EM rally makes a mockery of debt relief calls, for now
The US Federal Reserve’s whatever-it-takes approach to stabilising markets has had an unintended victim: serious discussions about debt relief in the emerging markets.
As eye-wateringly high EM debt burdens are exacerbated by the economic effects of Covid-19, several high profile economists are frantically penning jointly-authored articles warning of an unprecedented debt crisis.
Coordinated debt relief is urgently needed, they say, and not just for the poorest countries that have signed up to the G20’s payment standstill. Middle income countries are likely to face tough choices about debt payments in the medium term.
Yet rational ponderings from renowned academics about debt sustainability dynamics in emerging nations are powerless against yield hungry bond investors.
As they are called upon to join in the debt relief initiatives, private investors are not merely dragging their heels. Driven by low rates across the globe amid massive developed market QE, fund managers are defiantly ploughing billions of dollars into EM government bond markets. Even single-B rated sovereigns have ripped tighter.
For now, many EM countries are grateful beneficiaries of the Fed’s bond buying; they are clinching vital funding at close to pre-crisis costs.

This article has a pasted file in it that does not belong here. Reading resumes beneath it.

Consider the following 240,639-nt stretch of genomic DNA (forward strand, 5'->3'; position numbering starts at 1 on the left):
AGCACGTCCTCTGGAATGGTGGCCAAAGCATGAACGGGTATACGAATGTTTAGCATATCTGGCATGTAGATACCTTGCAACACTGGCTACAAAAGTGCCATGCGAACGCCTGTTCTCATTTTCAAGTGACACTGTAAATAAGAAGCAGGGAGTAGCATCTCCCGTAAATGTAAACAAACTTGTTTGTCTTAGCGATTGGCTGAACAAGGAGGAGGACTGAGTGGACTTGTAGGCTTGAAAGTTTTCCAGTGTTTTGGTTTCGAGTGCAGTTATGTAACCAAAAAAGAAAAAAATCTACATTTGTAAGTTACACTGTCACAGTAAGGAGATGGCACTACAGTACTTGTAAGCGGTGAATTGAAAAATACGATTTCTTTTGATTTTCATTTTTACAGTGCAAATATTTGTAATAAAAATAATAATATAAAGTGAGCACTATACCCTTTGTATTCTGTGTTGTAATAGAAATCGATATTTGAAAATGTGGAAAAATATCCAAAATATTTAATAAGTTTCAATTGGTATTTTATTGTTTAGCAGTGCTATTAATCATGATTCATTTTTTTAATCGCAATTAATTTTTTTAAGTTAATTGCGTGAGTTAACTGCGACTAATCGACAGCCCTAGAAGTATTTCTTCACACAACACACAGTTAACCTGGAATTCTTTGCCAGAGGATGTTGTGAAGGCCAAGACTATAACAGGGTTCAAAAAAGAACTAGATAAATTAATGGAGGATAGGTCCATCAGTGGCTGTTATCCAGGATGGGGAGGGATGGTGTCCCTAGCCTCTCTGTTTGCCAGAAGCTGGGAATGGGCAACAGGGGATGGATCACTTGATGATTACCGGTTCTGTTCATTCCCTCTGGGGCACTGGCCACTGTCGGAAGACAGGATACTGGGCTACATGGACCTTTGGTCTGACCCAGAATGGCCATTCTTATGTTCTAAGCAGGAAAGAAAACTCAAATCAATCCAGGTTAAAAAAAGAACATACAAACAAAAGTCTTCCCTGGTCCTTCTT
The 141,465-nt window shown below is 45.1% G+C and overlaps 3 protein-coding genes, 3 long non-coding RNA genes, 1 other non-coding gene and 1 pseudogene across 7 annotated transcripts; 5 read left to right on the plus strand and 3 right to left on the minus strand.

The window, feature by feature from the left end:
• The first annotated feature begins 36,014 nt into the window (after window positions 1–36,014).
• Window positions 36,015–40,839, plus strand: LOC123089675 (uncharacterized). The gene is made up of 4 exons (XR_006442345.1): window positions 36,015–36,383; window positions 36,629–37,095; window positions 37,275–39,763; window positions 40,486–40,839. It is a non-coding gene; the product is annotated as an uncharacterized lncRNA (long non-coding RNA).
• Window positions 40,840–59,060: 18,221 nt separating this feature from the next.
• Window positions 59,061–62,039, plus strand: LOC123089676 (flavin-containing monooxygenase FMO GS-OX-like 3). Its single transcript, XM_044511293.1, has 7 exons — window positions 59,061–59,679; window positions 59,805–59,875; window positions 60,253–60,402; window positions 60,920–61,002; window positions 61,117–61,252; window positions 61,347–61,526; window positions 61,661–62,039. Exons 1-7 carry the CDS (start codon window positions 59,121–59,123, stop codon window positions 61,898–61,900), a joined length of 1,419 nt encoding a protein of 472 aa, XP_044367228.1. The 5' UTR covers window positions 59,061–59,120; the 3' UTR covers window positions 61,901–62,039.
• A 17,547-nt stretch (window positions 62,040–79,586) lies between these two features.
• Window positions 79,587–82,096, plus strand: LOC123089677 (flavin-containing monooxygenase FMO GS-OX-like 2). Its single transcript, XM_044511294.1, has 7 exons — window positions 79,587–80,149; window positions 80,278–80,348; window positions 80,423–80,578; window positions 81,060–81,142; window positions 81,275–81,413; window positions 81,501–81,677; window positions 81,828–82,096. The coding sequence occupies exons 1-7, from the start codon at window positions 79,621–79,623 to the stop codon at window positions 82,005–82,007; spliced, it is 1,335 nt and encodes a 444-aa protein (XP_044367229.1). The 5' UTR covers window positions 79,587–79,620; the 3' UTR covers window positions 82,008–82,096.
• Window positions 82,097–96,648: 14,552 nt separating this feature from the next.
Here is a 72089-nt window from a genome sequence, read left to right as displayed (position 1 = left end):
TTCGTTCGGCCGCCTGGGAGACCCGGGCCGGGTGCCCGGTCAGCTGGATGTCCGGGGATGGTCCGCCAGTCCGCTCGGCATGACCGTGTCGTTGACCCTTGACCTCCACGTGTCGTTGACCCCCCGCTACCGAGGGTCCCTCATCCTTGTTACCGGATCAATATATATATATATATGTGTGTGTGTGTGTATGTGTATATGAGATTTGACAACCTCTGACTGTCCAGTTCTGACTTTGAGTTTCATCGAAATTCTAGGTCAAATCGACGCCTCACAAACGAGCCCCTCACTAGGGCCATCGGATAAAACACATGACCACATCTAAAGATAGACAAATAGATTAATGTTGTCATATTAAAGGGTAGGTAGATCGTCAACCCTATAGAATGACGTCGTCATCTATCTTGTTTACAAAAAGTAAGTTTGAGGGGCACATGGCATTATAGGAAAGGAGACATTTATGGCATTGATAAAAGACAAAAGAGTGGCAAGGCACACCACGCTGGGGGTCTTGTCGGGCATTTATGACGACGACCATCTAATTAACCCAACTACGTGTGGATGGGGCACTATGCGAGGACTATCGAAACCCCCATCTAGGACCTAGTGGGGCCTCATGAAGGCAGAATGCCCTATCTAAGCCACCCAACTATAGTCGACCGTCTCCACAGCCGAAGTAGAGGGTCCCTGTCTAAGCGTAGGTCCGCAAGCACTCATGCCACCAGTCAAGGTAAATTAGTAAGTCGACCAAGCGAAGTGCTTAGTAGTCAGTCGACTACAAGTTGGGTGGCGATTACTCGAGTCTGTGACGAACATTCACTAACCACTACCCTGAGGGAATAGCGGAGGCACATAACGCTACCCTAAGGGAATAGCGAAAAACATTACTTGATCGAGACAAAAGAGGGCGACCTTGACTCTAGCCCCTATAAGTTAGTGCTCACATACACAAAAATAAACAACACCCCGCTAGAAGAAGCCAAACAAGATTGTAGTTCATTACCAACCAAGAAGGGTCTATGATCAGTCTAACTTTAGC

While that sort of pricing is achievable, warnings about the need for debt relief to help countries emerge from the crisis will fall on deaf ears.
This could end in one of three ways: a resurgence in EM growth on the back of cheap and easy financing, proving these economists to be alarmists; an ugly wave of restructuring including countries who today have ample market access; or — catastrophically — a muddling on.
Depressed rates will mean EMs governments continue to scrape together funds to meet budgets, but at the expense of investment in the real economy, and ultimately development indices in the world’s poorest countries.
Today, global liquidity is a saviour for many emerging nations. But it risks laying the path for a prolonged downfall if it means grave fundamental issues are not addressed.